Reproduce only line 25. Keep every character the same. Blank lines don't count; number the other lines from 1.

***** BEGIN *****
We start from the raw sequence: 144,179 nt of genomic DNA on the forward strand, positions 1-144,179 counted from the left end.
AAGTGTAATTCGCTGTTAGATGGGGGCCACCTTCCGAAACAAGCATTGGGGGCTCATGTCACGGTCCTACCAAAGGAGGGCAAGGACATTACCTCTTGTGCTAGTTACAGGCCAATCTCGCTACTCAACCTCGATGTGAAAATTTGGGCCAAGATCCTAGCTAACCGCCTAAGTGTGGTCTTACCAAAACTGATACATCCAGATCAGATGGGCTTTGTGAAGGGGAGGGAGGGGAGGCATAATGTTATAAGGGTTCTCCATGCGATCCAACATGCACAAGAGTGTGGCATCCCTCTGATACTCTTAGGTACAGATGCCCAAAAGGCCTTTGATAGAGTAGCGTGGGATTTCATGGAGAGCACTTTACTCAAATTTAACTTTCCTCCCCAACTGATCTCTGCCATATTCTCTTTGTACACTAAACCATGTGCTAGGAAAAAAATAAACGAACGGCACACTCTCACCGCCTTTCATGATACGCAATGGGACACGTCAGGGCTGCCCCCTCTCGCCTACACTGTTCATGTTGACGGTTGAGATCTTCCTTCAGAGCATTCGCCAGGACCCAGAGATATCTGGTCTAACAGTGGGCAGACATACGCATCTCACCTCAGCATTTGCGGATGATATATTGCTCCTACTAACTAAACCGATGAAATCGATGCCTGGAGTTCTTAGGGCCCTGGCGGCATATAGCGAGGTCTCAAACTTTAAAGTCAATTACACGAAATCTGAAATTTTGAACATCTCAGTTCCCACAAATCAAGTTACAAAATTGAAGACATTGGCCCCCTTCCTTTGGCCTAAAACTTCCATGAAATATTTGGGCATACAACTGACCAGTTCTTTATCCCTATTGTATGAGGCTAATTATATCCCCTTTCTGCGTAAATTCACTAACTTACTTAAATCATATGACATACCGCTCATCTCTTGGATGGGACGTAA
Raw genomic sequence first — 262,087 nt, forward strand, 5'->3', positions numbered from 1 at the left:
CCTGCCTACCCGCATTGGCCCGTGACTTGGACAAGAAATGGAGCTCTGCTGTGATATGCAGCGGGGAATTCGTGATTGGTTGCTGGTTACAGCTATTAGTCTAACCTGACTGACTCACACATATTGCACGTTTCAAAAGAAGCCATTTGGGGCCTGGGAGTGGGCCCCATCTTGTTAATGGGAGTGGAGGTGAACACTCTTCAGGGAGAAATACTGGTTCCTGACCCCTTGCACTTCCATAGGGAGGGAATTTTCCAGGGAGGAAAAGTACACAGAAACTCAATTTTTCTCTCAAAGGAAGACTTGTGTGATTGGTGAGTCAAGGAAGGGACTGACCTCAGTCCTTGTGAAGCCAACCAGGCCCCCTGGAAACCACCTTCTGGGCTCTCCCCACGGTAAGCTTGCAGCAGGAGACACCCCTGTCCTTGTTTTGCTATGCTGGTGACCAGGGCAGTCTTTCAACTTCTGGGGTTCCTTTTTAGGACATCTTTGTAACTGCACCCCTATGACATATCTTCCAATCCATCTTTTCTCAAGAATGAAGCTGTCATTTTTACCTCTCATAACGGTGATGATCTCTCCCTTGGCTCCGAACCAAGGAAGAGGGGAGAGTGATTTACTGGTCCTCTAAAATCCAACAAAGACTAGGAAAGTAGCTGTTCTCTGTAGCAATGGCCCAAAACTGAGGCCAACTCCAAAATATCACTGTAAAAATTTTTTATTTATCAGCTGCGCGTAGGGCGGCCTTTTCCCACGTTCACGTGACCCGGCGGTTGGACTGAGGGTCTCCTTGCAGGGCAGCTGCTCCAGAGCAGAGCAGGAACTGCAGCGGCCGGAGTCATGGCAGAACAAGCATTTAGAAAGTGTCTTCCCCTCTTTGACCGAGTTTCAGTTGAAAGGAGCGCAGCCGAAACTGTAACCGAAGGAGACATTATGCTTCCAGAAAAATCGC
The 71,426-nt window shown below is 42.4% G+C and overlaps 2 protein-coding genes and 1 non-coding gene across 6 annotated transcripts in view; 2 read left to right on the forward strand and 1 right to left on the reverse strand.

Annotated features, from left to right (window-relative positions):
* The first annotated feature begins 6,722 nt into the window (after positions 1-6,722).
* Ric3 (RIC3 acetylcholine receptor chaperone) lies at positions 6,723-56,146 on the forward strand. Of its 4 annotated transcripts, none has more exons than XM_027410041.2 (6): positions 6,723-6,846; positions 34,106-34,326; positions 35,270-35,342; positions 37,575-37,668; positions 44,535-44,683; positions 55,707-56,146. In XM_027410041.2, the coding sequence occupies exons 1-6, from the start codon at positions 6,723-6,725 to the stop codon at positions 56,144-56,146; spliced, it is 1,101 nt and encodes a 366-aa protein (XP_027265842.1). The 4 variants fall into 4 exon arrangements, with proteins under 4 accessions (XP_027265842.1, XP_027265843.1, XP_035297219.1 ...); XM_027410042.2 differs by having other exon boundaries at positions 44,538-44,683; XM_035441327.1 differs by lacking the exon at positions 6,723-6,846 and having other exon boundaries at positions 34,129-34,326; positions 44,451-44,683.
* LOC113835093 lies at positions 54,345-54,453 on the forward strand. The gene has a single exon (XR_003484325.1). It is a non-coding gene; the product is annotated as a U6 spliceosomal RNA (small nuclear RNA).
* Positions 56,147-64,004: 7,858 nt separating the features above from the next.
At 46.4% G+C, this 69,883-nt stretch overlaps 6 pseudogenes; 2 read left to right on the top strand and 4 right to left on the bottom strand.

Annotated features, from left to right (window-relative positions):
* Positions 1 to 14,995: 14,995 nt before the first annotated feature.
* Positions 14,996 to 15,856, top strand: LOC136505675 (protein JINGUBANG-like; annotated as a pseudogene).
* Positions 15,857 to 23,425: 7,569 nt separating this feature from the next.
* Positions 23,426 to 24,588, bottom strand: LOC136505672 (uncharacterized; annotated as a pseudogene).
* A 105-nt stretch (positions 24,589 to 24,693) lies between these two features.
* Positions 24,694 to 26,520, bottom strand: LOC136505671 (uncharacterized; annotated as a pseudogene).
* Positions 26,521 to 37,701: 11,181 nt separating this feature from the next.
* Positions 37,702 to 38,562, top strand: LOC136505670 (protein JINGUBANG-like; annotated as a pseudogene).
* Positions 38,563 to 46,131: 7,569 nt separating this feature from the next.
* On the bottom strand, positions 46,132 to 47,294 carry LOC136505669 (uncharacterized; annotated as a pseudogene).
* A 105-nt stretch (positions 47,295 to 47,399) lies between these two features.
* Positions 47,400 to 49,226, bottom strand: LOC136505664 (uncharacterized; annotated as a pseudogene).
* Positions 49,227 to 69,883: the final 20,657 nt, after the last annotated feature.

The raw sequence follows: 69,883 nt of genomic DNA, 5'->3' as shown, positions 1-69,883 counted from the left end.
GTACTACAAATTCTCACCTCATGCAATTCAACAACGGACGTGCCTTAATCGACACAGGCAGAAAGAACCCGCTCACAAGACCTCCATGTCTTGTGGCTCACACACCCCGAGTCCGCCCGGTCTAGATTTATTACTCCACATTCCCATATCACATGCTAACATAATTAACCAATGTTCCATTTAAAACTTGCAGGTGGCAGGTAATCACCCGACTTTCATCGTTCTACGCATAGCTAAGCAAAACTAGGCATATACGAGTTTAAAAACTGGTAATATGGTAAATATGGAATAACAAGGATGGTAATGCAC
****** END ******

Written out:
* Positions 49,227 to 69,883: the final 20,657 nt, after the last annotated feature.